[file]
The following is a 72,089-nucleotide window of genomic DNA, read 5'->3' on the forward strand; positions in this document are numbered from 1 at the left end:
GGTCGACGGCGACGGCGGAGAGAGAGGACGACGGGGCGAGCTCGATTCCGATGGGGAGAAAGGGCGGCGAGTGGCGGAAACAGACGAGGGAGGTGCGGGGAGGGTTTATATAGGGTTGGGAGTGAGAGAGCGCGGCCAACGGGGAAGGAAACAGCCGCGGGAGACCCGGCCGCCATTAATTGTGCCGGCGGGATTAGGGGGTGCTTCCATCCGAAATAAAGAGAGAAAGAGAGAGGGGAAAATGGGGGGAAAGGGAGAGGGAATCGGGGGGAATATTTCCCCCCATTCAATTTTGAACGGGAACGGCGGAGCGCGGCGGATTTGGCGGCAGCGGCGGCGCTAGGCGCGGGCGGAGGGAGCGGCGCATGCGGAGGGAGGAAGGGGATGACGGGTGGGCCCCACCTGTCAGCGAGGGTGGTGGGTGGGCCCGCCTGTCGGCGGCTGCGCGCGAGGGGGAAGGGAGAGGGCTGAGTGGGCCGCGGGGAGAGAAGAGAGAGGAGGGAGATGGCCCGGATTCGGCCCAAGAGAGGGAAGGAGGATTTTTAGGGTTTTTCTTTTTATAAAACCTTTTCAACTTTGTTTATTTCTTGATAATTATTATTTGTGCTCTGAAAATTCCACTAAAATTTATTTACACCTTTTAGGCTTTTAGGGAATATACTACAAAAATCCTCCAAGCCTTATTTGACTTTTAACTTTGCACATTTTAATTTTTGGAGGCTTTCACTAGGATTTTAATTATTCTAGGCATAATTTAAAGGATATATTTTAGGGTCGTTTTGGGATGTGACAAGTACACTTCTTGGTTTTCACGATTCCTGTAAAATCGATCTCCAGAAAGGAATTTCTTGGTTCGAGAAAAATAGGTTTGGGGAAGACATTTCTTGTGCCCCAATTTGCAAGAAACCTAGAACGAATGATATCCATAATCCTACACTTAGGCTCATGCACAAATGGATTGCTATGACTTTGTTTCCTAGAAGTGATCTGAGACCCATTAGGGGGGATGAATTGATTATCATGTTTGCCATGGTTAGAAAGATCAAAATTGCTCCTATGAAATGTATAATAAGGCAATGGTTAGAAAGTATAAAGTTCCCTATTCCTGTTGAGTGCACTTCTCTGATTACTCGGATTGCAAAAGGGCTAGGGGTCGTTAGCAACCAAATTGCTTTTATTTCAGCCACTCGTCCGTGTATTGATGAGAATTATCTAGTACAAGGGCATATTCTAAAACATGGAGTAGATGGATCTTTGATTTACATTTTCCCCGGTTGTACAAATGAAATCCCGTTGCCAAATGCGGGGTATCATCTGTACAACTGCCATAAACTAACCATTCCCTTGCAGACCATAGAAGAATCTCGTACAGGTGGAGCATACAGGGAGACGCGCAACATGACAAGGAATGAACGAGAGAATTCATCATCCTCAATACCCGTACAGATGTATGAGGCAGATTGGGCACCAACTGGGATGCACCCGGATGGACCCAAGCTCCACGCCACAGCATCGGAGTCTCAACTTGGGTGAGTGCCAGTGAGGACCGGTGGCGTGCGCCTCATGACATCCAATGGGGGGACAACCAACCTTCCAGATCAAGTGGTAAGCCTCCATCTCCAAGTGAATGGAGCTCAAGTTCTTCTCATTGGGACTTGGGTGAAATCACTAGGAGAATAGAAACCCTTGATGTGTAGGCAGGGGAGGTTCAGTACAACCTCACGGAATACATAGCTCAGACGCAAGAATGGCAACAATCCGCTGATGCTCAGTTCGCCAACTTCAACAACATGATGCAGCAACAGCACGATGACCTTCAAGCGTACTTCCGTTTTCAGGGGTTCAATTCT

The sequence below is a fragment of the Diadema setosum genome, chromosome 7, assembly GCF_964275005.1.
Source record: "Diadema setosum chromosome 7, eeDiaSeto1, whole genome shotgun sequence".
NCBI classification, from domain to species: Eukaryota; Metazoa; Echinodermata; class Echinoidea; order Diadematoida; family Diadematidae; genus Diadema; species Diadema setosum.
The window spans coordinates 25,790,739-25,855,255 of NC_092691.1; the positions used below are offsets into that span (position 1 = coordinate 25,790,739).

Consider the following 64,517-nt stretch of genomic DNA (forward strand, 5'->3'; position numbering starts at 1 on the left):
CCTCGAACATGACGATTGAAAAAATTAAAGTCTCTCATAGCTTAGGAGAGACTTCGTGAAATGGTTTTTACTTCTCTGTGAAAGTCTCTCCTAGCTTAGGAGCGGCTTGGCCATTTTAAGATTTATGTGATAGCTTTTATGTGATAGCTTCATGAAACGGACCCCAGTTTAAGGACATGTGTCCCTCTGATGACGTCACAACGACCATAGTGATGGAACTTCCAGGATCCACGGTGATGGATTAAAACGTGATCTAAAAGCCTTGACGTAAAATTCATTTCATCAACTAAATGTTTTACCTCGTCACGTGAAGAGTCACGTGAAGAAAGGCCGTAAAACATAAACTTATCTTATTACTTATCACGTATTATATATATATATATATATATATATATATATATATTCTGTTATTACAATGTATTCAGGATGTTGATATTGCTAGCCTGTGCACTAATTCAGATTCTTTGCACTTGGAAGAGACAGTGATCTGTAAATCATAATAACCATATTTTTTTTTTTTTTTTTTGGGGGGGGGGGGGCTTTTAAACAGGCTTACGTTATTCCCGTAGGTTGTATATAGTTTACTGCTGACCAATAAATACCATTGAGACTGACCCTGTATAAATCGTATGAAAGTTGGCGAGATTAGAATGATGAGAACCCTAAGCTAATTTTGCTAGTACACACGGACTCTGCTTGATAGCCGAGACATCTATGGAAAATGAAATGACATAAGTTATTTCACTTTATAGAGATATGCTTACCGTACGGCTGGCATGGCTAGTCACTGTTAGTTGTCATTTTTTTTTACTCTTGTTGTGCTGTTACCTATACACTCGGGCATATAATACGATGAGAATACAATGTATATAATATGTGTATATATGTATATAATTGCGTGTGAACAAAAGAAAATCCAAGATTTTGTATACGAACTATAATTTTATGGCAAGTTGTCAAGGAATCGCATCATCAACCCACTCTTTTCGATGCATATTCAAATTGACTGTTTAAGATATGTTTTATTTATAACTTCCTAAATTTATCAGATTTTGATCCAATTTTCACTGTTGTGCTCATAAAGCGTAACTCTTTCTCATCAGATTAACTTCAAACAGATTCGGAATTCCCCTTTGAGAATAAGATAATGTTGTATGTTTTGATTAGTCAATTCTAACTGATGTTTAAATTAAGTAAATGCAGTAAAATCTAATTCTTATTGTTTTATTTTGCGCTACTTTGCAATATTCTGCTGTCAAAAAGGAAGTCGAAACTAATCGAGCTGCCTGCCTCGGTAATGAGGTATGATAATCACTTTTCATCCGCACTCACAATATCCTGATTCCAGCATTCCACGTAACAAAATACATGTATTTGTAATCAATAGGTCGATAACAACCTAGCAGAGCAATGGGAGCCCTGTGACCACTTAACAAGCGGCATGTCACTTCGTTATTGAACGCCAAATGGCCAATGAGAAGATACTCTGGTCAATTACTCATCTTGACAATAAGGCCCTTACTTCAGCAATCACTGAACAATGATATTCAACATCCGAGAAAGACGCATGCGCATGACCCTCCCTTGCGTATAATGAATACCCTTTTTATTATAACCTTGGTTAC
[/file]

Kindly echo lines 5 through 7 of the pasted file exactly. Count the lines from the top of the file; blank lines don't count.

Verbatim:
NCBI classification, from domain to species: Eukaryota; Metazoa; Echinodermata; class Echinoidea; order Diadematoida; family Diadematidae; genus Diadema; species Diadema setosum.
The window spans coordinates 25,790,739-25,855,255 of NC_092691.1; the positions used below are offsets into that span (position 1 = coordinate 25,790,739).

Consider the following 64,517-nt stretch of genomic DNA (forward strand, 5'->3'; position numbering starts at 1 on the left):